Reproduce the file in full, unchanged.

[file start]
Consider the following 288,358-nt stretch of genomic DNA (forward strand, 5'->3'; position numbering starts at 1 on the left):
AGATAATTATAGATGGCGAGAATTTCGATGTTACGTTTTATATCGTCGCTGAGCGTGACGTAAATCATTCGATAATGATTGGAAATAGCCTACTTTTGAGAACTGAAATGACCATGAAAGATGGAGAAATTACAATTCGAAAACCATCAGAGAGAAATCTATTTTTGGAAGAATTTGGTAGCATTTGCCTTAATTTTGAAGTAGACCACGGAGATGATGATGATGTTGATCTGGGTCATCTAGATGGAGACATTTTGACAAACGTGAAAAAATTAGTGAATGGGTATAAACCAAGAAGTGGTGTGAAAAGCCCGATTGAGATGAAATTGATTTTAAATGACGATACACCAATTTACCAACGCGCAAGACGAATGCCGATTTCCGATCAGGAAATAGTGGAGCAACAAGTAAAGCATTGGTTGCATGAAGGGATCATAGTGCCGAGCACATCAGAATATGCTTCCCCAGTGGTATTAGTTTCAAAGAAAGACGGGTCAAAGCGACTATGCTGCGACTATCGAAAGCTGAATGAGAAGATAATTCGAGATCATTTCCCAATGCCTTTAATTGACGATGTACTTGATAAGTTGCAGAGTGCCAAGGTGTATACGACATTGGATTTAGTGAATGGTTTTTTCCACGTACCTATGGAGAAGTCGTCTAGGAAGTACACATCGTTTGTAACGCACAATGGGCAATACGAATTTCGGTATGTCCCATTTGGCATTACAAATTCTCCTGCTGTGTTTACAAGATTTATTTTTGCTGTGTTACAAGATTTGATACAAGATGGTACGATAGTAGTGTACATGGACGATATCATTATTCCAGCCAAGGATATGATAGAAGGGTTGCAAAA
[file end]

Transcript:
Consider the following 288,358-nt stretch of genomic DNA (forward strand, 5'->3'; position numbering starts at 1 on the left):
AGATAATTATAGATGGCGAGAATTTCGATGTTACGTTTTATATCGTCGCTGAGCGTGACGTAAATCATTCGATAATGATTGGAAATAGCCTACTTTTGAGAACTGAAATGACCATGAAAGATGGAGAAATTACAATTCGAAAACCATCAGAGAGAAATCTATTTTTGGAAGAATTTGGTAGCATTTGCCTTAATTTTGAAGTAGACCACGGAGATGATGATGATGTTGATCTGGGTCATCTAGATGGAGACATTTTGACAAACGTGAAAAAATTAGTGAATGGGTATAAACCAAGAAGTGGTGTGAAAAGCCCGATTGAGATGAAATTGATTTTAAATGACGATACACCAATTTACCAACGCGCAAGACGAATGCCGATTTCCGATCAGGAAATAGTGGAGCAACAAGTAAAGCATTGGTTGCATGAAGGGATCATAGTGCCGAGCACATCAGAATATGCTTCCCCAGTGGTATTAGTTTCAAAGAAAGACGGGTCAAAGCGACTATGCTGCGACTATCGAAAGCTGAATGAGAAGATAATTCGAGATCATTTCCCAATGCCTTTAATTGACGATGTACTTGATAAGTTGCAGAGTGCCAAGGTGTATACGACATTGGATTTAGTGAATGGTTTTTTCCACGTACCTATGGAGAAGTCGTCTAGGAAGTACACATCGTTTGTAACGCACAATGGGCAATACGAATTTCGGTATGTCCCATTTGGCATTACAAATTCTCCTGCTGTGTTTACAAGATTTATTTTTGCTGTGTTACAAGATTTGATACAAGATGGTACGATAGTAGTGTACATGGACGATATCATTATTCCAGCCAAGGATATGATAGAAGGGTTGCAAAA